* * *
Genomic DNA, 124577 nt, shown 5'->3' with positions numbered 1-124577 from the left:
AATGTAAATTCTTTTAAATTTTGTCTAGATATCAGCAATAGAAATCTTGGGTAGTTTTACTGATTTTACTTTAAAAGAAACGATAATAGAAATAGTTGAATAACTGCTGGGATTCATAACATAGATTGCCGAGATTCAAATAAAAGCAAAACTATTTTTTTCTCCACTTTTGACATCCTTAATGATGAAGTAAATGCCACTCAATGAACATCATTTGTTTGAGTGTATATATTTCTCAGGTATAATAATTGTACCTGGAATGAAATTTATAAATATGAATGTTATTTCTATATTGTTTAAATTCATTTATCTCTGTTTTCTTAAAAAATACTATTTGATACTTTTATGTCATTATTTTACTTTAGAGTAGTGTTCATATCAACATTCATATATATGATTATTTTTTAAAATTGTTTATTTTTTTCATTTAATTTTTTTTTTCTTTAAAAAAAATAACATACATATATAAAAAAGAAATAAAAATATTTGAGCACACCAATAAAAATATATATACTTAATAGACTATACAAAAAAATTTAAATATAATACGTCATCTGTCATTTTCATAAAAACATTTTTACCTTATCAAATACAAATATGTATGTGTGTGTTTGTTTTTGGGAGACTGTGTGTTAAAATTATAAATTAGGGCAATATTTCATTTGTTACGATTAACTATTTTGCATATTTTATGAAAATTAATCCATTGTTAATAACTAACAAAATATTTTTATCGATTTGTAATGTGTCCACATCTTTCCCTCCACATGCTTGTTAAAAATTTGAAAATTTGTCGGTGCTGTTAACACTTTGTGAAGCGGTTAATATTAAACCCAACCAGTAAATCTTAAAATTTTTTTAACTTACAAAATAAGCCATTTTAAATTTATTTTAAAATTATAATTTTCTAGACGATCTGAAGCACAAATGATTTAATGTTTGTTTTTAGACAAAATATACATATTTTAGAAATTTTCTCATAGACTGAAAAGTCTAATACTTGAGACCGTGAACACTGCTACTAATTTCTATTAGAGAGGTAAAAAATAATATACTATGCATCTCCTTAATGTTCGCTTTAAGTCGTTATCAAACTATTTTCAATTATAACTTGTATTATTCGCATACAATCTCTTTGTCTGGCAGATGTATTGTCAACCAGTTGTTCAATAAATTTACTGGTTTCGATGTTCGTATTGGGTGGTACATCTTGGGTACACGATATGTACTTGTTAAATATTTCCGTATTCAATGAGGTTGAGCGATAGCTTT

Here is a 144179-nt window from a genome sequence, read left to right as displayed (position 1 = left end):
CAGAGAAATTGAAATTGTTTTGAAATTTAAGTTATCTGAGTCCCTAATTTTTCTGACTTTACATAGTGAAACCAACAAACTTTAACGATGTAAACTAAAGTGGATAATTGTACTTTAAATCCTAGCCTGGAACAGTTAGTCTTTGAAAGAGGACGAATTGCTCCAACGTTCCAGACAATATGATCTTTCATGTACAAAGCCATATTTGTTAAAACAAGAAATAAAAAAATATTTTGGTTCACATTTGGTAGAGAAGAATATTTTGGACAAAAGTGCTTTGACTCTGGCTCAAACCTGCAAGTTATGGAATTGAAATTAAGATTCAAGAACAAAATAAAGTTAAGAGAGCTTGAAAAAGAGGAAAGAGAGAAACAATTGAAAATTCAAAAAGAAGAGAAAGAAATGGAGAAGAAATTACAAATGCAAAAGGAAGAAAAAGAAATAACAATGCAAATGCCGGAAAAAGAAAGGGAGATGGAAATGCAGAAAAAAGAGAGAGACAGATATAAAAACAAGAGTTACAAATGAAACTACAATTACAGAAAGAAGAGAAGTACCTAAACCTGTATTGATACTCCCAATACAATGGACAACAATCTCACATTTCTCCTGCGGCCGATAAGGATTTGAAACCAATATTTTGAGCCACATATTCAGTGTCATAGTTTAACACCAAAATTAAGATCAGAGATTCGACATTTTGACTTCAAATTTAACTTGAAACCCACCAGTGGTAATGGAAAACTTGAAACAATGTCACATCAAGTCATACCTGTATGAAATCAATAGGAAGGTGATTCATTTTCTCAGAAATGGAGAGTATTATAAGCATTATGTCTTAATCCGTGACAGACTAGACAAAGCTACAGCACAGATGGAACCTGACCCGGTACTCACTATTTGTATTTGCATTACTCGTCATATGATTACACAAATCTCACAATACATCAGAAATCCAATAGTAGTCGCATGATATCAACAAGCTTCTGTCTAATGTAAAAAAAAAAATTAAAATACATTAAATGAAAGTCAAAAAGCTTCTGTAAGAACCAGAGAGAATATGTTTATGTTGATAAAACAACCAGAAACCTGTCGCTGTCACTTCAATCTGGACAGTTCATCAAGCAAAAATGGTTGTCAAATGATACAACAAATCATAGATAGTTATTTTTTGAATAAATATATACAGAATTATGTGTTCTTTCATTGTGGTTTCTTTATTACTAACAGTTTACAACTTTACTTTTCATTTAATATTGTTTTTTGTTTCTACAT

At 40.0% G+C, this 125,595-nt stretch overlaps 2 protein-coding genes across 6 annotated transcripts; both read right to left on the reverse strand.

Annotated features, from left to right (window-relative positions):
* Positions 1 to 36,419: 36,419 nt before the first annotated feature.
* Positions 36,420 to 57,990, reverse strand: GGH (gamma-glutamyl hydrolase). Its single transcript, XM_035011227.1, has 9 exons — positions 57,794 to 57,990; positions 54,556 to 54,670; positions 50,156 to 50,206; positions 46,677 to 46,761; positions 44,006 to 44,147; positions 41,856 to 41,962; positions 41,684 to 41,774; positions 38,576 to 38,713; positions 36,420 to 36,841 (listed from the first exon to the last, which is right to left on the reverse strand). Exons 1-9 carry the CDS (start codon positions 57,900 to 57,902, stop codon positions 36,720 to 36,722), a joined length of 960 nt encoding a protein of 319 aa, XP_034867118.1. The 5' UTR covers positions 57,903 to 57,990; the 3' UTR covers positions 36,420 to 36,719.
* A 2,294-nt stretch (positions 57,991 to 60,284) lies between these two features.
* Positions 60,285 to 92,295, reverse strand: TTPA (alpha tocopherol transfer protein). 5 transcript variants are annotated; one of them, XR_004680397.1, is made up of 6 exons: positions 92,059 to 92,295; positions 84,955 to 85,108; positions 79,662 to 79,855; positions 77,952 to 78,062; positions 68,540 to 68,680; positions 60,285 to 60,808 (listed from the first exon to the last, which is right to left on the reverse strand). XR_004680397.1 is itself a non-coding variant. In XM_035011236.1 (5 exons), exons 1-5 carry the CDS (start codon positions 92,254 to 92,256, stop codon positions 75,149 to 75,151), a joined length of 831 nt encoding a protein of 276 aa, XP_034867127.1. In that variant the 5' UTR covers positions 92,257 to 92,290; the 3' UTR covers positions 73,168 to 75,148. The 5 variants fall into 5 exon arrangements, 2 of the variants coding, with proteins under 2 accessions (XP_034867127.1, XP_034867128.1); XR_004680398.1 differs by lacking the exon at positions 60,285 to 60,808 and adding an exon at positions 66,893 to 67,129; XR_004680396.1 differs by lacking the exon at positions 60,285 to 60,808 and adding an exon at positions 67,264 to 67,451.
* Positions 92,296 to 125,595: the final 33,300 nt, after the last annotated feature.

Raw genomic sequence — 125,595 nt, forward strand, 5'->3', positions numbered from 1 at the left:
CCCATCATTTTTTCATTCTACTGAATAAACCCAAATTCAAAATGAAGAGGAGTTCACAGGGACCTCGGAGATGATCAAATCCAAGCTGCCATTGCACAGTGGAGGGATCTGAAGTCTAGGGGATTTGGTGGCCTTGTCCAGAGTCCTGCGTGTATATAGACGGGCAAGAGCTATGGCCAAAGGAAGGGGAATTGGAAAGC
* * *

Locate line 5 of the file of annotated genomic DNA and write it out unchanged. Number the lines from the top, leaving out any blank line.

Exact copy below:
At 40.0% G+C, this 125,595-nt stretch overlaps 2 protein-coding genes across 6 annotated transcripts; both read right to left on the reverse strand.